Originally published in Domus 478, September 1969
(…) The project by Mies van der Rohe, dating to between 1962 and ’65, was already known through a publication edited by Werner Blaser, which showed it to maintain close links with the earlier project for the Sala Bacardi, Santiago, Cuba (1957) and, even more immediately, with that for the Georg Schäfer Museum Schweinfurt (1960). The new building is on two storeys, one of them partly below ground level. The above-ground storey consists of a single, square, glass walled hall with sides 51.80 m long and, therefore, an area of 2,683 sqm. This upper hall is in the middle of a wide terrace, 110x105 m long, elevated above street-level and accessible from the street by three flights of steps. The lower storey, which has an area of about 10.000, extends below this terrace. The various rooms of this storey are reserved for the permanent collections and will also include the library, offices restaurant and miscellaneous services.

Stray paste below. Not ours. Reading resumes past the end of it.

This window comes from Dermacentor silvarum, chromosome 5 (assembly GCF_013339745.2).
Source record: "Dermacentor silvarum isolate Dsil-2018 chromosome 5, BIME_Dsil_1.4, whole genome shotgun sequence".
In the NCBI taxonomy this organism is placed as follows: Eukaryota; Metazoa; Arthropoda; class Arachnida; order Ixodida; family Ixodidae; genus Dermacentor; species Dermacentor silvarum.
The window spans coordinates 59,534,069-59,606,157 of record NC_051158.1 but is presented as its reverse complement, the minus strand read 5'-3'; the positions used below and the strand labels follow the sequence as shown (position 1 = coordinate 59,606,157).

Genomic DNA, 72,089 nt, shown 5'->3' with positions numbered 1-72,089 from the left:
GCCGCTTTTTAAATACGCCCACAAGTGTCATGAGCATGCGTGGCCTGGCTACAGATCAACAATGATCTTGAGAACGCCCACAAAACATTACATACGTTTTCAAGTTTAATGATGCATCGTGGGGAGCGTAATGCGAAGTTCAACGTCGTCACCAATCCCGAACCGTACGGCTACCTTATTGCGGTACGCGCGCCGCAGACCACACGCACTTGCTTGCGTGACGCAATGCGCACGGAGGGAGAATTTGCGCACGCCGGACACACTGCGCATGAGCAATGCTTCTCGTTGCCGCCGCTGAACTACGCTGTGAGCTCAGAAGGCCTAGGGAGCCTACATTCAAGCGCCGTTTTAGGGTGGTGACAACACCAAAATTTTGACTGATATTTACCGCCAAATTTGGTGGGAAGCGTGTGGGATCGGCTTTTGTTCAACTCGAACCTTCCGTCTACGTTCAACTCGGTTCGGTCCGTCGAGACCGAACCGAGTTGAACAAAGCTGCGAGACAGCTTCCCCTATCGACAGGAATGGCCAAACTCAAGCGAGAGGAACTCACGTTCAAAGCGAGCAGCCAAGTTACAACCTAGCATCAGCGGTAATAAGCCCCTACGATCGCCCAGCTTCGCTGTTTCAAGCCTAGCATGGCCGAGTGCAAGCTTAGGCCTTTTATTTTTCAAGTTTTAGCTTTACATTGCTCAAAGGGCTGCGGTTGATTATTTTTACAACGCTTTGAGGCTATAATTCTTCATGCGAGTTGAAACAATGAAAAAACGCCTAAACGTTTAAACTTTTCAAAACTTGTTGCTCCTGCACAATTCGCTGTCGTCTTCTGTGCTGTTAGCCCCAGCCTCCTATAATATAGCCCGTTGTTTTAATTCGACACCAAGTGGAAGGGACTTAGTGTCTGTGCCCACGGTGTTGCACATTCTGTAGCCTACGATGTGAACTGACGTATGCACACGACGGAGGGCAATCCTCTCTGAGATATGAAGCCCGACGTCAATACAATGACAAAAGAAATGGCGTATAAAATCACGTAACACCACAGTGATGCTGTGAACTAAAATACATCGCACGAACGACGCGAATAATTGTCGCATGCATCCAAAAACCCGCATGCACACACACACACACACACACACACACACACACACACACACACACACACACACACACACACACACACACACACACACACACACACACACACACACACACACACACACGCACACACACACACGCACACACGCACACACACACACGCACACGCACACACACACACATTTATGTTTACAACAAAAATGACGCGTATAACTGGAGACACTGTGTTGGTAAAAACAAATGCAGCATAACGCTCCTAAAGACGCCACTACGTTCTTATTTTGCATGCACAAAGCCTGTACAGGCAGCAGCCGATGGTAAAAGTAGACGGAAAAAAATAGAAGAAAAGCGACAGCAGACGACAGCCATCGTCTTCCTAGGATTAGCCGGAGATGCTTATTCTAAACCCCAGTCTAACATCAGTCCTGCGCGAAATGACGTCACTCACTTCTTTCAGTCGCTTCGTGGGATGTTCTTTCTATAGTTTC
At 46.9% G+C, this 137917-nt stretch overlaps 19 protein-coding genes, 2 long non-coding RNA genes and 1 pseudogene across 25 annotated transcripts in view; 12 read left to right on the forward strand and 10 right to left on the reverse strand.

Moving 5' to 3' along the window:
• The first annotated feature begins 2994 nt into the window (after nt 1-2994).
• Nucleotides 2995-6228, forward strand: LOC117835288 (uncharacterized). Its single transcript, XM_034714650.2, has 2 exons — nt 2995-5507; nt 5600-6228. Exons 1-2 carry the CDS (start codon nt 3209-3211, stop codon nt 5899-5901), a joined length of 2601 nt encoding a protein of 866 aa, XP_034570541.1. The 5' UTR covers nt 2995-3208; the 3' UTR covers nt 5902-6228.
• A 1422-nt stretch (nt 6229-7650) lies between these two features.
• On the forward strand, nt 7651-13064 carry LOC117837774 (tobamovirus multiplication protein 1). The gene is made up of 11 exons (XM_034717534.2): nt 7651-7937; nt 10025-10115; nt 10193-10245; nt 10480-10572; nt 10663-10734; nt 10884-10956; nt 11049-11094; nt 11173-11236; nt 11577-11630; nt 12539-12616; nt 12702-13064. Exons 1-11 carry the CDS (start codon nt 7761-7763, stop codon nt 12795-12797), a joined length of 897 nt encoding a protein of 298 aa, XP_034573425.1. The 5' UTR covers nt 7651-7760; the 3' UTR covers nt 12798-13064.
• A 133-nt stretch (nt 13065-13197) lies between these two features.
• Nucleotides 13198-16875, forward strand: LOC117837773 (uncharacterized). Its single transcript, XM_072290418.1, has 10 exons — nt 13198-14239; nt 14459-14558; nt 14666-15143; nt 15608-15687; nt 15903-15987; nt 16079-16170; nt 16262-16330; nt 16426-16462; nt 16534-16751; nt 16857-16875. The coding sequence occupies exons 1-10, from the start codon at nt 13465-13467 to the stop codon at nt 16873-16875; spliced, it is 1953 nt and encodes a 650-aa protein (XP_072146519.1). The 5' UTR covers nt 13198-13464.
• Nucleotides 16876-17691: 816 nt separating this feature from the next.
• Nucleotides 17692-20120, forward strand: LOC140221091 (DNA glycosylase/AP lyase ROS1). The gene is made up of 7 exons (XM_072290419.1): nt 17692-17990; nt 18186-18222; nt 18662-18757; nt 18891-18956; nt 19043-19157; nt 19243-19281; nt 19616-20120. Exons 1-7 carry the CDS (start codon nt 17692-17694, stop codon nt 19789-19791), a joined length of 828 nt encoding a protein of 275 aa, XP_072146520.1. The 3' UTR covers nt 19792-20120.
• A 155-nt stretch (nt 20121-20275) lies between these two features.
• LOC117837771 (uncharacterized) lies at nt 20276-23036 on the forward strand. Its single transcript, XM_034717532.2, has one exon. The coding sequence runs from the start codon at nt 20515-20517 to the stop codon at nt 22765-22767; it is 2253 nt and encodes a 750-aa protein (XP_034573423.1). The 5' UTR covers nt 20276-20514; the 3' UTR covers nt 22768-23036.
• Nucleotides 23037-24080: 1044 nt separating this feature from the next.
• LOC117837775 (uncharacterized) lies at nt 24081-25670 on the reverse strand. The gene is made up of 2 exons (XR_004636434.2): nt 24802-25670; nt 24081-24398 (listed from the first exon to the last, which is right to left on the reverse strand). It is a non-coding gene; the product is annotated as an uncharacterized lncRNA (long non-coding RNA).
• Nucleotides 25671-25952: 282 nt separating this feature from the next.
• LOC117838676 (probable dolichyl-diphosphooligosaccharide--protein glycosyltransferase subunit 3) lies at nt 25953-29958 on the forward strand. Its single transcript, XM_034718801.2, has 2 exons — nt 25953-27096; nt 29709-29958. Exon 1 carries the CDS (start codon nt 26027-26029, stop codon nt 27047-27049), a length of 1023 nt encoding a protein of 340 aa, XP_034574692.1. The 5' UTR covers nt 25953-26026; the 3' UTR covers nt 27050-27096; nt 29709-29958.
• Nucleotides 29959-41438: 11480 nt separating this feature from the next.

The large upper hall will be used to house temporary exhibitions. It would appear that a gallery partly below ground level is hardly practicable because of the impossibility of providing natural lighting. This difficulty has, however, been got over by placing the exhibition space in the frontal area, which looks out, through continuous plate-glass, on a ample sunken courtyard. The lower floor, in reinforced concrete, follows a modular square grid pillars at intervals of 7.20 m. In the portion facing the courtyard, these pillars are set back in order to allow the plate-glass front to be continuous. The upper floor is entirely in iron: a huge ribbed slab, more than two meters thick, supported by eight symmetrically arranged pillars which do not coincide with the corners, thus leaving them free. Each of the eight pillars is T-shaped so as to give cruciform horizontal section. (…)